Department of Educational Administration


Date of this Version

Fall 11-9-2010


A DISSERTATION Presented to the Faculty of The Graduate College at the University of Nebraska In Partial Fulfillment of Requirements For the Degree of Doctor of Education, Major: Educational Administration, Under the Supervision of Professor Jody Isernhagen. Lincoln, Nebraska: November, 2010
Copyright 2010 Mindy Roberts.


This study determined how general education teachers in a Midwestern school district perceived their personal skill level in working collaboratively and focusing on academic results while working in a Professional Learning Community (PLC). The overarching question for the research was: Do educator perceptions of their personal skill level in working collaboratively and focusing on academic results while implementing a Professional Learning Community have an effect on student achievement? The study looked at teacher perceptions within the three themes of PLCs: (a) assuring students learn at high levels, (b) creating a culture of collaboration, and (c) focusing on academic results. Student achievement data, reported through Criterion Referenced Test scores (CRTs) and linked to individual teacher survey responses, were studied to determine if a relationship existed between teacher perceptions and student learning.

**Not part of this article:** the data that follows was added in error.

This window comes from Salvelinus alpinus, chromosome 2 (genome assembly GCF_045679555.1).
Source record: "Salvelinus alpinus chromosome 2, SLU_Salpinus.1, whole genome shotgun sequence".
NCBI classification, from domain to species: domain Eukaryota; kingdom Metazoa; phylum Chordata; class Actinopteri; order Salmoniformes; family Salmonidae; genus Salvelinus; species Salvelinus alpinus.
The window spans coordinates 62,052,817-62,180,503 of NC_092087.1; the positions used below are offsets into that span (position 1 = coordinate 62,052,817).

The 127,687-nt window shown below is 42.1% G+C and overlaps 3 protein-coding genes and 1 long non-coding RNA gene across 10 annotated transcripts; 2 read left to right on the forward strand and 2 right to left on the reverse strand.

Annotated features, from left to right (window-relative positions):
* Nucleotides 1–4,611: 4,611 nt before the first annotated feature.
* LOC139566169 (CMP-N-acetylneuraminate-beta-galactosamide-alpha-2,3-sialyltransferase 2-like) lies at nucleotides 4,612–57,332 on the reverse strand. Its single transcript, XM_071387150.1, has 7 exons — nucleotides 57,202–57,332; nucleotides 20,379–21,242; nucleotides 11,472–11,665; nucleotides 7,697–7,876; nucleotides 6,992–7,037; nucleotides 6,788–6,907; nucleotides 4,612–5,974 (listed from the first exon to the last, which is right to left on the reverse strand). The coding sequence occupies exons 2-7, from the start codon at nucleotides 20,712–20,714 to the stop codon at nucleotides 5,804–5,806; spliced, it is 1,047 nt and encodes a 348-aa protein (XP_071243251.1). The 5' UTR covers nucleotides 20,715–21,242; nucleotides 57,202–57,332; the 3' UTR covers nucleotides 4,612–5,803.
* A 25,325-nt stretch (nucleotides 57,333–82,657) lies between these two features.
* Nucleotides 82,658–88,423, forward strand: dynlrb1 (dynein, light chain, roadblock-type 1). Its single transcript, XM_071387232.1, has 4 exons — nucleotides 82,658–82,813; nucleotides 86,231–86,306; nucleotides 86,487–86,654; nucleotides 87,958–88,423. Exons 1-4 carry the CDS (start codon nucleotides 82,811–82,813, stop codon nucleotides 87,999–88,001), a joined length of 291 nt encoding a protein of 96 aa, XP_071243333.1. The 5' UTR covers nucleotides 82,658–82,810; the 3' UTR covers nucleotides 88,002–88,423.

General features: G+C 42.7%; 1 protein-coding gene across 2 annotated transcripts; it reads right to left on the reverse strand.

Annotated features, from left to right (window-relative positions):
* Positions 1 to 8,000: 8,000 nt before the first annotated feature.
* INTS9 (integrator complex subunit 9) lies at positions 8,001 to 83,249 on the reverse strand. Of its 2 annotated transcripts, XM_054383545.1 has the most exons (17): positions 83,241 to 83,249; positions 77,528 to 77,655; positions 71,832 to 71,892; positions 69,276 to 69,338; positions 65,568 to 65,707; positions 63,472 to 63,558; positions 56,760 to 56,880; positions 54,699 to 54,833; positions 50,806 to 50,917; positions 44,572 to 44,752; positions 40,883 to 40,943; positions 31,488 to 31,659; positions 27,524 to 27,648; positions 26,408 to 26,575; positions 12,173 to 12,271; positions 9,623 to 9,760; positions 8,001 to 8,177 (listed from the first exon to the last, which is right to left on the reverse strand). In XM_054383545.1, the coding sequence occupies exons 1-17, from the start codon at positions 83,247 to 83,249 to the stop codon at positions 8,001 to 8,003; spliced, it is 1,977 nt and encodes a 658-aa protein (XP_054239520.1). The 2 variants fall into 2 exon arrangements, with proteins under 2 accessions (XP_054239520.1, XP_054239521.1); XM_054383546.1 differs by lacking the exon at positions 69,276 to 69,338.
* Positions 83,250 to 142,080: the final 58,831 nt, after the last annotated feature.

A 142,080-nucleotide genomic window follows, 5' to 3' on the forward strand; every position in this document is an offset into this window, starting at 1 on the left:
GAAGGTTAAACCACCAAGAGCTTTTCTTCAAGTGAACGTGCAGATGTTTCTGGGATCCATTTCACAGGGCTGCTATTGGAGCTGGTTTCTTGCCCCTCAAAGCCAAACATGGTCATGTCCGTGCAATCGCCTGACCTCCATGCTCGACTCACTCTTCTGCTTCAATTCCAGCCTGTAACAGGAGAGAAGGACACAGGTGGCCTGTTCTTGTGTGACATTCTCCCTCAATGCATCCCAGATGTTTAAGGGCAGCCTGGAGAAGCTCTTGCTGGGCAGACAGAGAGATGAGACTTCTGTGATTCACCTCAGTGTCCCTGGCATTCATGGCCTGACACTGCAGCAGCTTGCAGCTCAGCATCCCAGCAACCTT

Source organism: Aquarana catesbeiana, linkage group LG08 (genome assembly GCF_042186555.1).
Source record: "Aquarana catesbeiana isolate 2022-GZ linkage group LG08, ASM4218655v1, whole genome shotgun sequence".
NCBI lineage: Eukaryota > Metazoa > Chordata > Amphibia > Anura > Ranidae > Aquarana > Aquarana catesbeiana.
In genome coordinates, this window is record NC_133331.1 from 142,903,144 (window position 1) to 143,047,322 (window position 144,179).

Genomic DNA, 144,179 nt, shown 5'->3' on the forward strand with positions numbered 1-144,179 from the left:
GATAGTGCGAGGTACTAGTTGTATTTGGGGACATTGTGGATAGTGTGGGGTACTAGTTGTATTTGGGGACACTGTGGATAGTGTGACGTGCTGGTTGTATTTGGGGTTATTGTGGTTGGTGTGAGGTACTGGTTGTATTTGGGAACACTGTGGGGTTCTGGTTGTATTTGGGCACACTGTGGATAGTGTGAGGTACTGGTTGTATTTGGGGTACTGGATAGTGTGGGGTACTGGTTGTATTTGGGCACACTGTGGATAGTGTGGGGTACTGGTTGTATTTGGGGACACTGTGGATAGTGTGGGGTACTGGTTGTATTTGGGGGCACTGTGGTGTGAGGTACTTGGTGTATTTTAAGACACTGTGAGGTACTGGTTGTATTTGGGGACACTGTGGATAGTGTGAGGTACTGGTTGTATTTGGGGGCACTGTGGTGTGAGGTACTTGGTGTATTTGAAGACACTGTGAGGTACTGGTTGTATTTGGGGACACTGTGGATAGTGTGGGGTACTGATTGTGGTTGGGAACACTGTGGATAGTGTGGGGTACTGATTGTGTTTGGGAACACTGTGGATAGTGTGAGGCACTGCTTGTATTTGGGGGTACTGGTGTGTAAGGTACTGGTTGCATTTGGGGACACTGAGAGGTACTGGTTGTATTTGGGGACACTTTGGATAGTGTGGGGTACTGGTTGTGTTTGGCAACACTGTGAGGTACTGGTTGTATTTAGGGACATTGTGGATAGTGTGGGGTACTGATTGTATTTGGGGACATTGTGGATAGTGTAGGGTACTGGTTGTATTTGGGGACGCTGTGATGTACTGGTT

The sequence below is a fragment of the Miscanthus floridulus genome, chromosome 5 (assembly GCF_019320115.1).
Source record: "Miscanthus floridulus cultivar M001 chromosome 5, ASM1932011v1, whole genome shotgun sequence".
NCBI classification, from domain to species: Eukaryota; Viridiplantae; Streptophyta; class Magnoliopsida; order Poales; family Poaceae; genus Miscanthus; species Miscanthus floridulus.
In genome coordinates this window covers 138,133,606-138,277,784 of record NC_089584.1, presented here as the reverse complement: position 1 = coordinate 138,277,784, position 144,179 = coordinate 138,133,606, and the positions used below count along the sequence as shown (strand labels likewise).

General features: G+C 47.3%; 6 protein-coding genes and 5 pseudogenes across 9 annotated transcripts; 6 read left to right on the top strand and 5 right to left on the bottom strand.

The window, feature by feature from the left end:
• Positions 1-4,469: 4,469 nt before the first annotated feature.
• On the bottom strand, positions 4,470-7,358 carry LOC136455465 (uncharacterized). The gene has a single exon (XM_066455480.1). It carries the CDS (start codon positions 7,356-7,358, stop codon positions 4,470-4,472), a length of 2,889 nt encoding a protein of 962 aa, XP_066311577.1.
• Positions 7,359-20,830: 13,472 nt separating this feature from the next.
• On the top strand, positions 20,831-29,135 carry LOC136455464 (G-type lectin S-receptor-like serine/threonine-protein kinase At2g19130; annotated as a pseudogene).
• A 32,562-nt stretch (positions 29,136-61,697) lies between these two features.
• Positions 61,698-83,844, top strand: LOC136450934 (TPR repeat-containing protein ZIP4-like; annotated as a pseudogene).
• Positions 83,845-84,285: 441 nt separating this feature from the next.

This mixed-methods research study used a survey design approach to gather data of teacher perceptions of the PLC Process. The survey allowed participants (n = 247) to indicate their perceptions and give detailed descriptions of both the strengths and needs within each theme of PLCs. Data was collected electronically with all survey responses being used in the final statistical analysis of the study.

The major finding in this study was that teachers in the Midwestern school district perceived they have strong skill levels within all three themes of PLCs and find it beneficial to improving student achievement. Consistently reported areas of strength included collaboration and experience. Major areas of need were linked to time and data. Significant differences were found based on teacher perceptions of the PLC process with regard to school level and years of experience.

The Midwestern school district should provide continual staff development regarding the PLC process. District personnel need to be involved in developing a more consistent process and consistent PLC forms to be used in all schools. A means of building level accountability should also be developed. Staff development for teachers should focus on research-based interventions, strategies, use of student data and creating enrichment activities.